“Climb the mountains and get their good tidings. Nature’s peace will flow into you as sunshine flows into trees. The winds will blow their own freshness into you, and the storms their energy, while cares will drop off like autumn leaves.”
– John Muir
“The purpose of life is to live it, to taste experience to the utmost, to reach out eagerly and without fear for newer and richer experience.”
– Eleanor Roosevelt
The first thing to consider is light, magic hour light. The majority of my top nature photos are taken during the magic hour. This is the time around sunrise or sunset. The low sun creates dramatic light and shadows and enhances the visual of most photos. Many times this majestic light creates brightness and contrast, viewers drawn to contrasting elements – a dark subject surrounded by a bright sky.
The next item to consider is the visual balance of a photo, the composition. Many people follow the rule of thirds, but keep in mind there are no rules in photography. It is art and sometimes breaking rules will yield better results. I always consider the rule of thirds, but I also evaluate the visual balance, regardless of thirds. A balanced nature photo keeps the viewer at ease, allowing them to admire the image.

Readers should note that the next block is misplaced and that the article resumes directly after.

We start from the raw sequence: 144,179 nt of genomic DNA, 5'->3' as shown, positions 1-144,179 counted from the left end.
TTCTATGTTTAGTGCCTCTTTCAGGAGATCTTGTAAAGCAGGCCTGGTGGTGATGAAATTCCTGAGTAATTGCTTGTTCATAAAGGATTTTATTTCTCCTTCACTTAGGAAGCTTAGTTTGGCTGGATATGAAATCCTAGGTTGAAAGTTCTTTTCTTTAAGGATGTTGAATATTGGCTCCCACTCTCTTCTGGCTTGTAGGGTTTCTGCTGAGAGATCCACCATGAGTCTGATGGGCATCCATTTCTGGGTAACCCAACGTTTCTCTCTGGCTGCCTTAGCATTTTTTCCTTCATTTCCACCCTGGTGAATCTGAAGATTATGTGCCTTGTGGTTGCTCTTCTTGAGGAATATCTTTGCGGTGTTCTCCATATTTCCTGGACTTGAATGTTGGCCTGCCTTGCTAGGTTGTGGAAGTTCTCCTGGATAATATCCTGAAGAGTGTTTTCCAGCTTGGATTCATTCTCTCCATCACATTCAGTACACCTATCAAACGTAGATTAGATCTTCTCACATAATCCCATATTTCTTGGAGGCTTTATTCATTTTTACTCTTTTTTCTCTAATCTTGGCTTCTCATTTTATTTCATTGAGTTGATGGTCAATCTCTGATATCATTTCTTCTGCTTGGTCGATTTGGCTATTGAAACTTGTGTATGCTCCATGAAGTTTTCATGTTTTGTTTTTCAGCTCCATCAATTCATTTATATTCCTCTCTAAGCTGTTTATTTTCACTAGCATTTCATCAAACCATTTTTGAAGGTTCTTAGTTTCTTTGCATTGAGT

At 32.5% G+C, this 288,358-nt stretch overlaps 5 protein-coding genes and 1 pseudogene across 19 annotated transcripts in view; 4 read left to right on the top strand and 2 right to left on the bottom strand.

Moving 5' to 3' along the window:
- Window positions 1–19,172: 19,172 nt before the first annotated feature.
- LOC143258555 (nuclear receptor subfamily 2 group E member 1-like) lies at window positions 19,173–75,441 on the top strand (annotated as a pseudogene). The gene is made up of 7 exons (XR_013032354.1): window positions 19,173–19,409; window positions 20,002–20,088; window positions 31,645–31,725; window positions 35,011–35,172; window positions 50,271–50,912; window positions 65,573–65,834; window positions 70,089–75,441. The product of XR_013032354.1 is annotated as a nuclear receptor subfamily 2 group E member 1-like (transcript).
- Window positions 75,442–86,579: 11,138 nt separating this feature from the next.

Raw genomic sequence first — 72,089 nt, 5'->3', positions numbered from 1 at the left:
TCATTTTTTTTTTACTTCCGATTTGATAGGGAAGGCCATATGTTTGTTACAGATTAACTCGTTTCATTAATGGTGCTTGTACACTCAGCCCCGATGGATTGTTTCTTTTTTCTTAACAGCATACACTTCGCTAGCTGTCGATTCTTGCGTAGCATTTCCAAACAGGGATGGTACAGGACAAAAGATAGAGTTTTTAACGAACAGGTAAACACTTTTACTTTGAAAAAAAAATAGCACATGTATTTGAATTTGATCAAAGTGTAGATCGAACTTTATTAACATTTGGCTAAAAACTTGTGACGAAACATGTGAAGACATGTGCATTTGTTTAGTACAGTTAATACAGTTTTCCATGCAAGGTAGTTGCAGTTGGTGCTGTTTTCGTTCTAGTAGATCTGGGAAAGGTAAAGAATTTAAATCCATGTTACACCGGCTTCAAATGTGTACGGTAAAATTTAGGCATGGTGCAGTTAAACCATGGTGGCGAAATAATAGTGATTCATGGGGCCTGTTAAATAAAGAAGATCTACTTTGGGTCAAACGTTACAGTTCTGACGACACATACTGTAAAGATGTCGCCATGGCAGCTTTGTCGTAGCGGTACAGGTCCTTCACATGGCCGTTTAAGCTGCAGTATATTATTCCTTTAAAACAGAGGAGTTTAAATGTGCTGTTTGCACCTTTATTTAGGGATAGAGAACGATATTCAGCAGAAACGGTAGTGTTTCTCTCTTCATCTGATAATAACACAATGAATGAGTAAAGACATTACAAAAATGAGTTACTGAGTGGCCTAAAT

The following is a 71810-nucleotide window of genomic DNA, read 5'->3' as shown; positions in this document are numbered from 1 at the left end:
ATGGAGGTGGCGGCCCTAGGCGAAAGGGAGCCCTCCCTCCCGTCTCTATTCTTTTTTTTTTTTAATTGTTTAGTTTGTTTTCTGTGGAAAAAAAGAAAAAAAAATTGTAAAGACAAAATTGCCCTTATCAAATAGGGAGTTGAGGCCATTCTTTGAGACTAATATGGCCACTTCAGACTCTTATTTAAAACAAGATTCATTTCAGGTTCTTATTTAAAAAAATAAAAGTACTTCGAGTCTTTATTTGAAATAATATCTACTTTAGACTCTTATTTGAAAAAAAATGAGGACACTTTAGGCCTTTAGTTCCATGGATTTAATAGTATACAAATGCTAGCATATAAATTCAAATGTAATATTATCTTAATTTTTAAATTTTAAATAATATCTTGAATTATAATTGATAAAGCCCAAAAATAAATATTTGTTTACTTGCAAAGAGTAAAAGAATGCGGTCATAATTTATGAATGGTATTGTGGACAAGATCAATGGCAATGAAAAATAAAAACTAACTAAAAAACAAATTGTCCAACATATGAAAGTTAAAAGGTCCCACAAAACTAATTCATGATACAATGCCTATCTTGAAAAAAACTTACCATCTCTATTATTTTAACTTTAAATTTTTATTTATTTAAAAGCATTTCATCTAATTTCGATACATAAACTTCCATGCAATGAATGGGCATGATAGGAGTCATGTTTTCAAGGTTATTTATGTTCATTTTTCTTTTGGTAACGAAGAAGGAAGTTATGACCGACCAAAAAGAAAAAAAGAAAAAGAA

Another consideration of a top nature photo is to have a focal point. What is the subject of the photo? Most top photos will have a point of interest, something to draw the viewer into the photo. Photos don’t always need a focal point, but it is definitely a consideration.
Leading lines can also enhance a nature photo. These lines create a visual flow, drawing interest, guiding the user into the story of the photo, ideally pointing to a focal point. Leading lines create depth and if you can have it run into a focal point, then you have a top story.
Perspective and scale add depth to a photo. If you position a person or object into a nature photo, it gives the viewer perspective. It allows the user to be able to associate with a top nature photo.